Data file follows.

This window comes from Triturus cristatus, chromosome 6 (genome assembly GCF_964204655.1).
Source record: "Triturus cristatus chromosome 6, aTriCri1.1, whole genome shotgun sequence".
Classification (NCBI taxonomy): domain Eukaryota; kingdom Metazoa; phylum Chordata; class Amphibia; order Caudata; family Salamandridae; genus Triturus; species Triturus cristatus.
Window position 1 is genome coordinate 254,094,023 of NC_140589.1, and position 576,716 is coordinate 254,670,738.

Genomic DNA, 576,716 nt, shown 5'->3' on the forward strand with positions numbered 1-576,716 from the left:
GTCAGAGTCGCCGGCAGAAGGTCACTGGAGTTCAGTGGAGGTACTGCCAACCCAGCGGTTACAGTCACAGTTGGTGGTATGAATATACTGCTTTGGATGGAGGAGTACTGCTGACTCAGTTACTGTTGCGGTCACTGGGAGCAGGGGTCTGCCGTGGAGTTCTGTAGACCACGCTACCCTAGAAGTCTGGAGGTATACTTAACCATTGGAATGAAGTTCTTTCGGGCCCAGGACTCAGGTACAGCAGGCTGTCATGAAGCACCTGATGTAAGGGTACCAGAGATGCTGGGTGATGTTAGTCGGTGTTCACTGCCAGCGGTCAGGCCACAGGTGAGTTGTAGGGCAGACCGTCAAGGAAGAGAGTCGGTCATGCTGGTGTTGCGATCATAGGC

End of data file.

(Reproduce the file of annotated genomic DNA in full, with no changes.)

This window comes from Triturus cristatus, chromosome 6 (genome assembly GCF_964204655.1).
Source record: "Triturus cristatus chromosome 6, aTriCri1.1, whole genome shotgun sequence".
Classification (NCBI taxonomy): domain Eukaryota; kingdom Metazoa; phylum Chordata; class Amphibia; order Caudata; family Salamandridae; genus Triturus; species Triturus cristatus.
Window position 1 is genome coordinate 254,094,023 of NC_140589.1, and position 576,716 is coordinate 254,670,738.

Genomic DNA, 576,716 nt, shown 5'->3' on the forward strand with positions numbered 1-576,716 from the left:
GTCAGAGTCGCCGGCAGAAGGTCACTGGAGTTCAGTGGAGGTACTGCCAACCCAGCGGTTACAGTCACAGTTGGTGGTATGAATATACTGCTTTGGATGGAGGAGTACTGCTGACTCAGTTACTGTTGCGGTCACTGGGAGCAGGGGTCTGCCGTGGAGTTCTGTAGACCACGCTACCCTAGAAGTCTGGAGGTATACTTAACCATTGGAATGAAGTTCTTTCGGGCCCAGGACTCAGGTACAGCAGGCTGTCATGAAGCACCTGATGTAAGGGTACCAGAGATGCTGGGTGATGTTAGTCGGTGTTCACTGCCAGCGGTCAGGCCACAGGTGAGTTGTAGGGCAGACCGTCAAGGAAGAGAGTCGGTCATGCTGGTGTTGCGATCATAGGC